Google’s $30 million Moon race ends with no winner.
There’s an important deadline looming, one that not even the best and brightest from a well-established space program like NASA could hope to meet. Google’s 10-plus year Lunar X Prize project has come to a halt according to an announcement made this week.
Google’s project pitted some of the best technical minds against each other in an effort to form a startup, raise the necessary capital, and launch a rocket to the moon. Yes, the actual moon. The rocket would carry a robotic payload that had to survive to land on the surface, actually travel a pre-determined distance, then send back images from the surface.
End of the road
The competition has been fierce, but has also been fraught with delay. The original deadline passed more than five years ago, and was finally pushed back to March 31, 2018. As no plausible attempt at meeting that deadline is even possible, Google has announced an end to the competition.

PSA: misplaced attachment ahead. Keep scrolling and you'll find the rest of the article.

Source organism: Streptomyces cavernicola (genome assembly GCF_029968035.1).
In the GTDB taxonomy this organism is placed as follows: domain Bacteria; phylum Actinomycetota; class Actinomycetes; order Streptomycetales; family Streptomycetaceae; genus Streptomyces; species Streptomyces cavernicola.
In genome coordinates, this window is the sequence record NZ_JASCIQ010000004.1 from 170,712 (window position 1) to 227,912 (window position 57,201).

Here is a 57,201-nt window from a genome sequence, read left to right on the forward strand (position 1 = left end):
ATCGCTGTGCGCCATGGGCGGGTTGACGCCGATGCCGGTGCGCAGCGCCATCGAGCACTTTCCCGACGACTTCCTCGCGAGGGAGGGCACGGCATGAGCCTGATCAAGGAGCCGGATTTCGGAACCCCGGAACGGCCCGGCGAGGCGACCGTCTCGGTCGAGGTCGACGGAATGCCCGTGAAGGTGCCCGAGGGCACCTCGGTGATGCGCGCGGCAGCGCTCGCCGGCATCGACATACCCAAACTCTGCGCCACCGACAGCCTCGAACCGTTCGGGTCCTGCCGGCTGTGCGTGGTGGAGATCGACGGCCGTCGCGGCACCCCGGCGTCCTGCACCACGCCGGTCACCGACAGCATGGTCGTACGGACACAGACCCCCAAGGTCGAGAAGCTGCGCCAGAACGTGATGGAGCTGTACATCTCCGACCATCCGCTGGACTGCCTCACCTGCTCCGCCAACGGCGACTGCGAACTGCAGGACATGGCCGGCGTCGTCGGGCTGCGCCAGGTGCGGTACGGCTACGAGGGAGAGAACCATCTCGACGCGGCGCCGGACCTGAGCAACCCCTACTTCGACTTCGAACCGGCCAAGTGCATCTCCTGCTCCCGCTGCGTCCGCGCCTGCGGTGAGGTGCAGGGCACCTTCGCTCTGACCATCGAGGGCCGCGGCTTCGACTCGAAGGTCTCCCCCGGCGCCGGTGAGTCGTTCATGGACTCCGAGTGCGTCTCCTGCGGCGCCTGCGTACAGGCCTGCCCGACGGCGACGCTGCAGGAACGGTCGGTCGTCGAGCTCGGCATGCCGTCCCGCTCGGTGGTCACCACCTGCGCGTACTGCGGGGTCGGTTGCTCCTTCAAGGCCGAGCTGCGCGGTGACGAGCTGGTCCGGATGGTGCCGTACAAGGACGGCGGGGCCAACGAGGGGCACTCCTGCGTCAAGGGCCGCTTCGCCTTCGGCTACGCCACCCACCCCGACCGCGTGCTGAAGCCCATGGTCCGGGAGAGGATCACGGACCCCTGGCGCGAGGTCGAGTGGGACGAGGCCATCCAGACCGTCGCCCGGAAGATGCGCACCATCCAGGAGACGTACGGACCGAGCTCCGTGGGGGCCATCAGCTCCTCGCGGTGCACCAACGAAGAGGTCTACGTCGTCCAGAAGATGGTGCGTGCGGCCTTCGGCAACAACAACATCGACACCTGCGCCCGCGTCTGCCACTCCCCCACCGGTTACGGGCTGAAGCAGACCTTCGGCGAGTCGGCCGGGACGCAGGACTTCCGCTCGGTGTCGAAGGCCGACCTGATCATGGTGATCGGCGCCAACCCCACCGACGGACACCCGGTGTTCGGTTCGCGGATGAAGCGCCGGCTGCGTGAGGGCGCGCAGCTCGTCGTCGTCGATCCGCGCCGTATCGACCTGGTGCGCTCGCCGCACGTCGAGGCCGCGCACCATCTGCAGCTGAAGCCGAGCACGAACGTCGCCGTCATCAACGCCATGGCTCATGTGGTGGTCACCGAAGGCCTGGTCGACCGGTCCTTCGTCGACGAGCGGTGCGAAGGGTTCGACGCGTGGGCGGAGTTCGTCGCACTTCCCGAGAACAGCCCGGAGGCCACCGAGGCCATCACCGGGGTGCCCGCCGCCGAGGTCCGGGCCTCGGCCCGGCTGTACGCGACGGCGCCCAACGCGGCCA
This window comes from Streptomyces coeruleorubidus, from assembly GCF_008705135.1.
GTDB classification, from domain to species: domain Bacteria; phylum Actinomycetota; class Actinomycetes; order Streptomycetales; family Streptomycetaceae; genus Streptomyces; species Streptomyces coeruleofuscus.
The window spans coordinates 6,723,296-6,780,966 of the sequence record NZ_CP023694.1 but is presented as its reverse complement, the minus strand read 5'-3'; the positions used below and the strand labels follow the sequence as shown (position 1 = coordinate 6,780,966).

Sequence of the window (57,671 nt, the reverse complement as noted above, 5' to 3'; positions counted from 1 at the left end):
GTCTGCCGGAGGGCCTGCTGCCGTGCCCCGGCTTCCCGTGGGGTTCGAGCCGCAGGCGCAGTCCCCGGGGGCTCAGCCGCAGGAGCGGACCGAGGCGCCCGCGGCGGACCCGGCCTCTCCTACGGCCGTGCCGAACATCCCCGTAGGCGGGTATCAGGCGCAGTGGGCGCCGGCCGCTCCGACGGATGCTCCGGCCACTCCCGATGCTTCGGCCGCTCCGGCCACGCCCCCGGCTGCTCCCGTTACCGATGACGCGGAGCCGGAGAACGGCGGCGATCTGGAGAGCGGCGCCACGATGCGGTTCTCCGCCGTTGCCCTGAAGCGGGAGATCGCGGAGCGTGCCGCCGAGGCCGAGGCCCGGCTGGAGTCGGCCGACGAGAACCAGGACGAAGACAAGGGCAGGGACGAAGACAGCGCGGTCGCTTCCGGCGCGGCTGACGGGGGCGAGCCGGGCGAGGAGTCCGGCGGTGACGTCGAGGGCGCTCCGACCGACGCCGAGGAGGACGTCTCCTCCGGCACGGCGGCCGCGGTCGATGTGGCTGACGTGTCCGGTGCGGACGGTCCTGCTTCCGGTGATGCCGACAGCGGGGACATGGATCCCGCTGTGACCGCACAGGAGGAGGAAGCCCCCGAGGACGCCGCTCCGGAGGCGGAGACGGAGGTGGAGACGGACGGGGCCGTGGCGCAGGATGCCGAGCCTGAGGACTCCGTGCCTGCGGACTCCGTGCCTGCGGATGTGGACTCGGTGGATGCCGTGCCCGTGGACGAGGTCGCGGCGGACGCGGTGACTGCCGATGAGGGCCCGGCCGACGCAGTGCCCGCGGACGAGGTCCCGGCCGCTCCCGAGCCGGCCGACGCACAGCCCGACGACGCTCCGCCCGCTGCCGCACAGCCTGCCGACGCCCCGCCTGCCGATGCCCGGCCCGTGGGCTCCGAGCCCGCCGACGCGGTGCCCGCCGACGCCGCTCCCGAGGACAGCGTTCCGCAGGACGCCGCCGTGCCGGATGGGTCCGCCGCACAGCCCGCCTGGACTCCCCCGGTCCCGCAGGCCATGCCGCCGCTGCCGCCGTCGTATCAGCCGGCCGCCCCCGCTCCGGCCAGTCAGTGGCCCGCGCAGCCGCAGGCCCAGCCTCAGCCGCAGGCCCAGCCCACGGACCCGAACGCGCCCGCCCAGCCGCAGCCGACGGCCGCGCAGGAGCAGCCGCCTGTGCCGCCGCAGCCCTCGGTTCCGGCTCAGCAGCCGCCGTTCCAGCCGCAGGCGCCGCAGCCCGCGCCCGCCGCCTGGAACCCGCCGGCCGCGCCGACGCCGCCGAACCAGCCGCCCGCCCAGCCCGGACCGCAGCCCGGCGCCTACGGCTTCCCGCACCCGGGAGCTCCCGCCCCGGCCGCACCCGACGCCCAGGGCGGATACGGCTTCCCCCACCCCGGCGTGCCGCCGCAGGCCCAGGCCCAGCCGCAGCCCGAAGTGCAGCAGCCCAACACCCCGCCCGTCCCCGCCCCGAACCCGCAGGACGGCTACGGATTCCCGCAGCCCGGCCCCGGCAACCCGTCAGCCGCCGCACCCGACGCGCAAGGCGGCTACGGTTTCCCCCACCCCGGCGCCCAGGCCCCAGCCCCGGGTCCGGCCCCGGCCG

The original goal was to foster commercial space flight and passenger travel, and a large pool of entrants initially began the race. At this point, however, only five teams remained. Of those five teams, spokespeople have stated that the Google prize of $20 million was not their motivation, although it certainly wouldn’t have hurt their endeavors. Japanese team Hakuto, for example, is an arm of the country’s privatized iSpace program and has raised $90 million for the lunar project on its own.
The race continues
Reportedly, the teams who still remained in the competition aren’t done with the program, even if Google is stepping back. The tech company, however, is seeking other funding sources to continue the prize. At this time, a US-based team, a Japanese team, an Israeli team, an Indian team, and one multi-national team still remained in the running and are planning to move forward rather than walk away from their years’ long effort.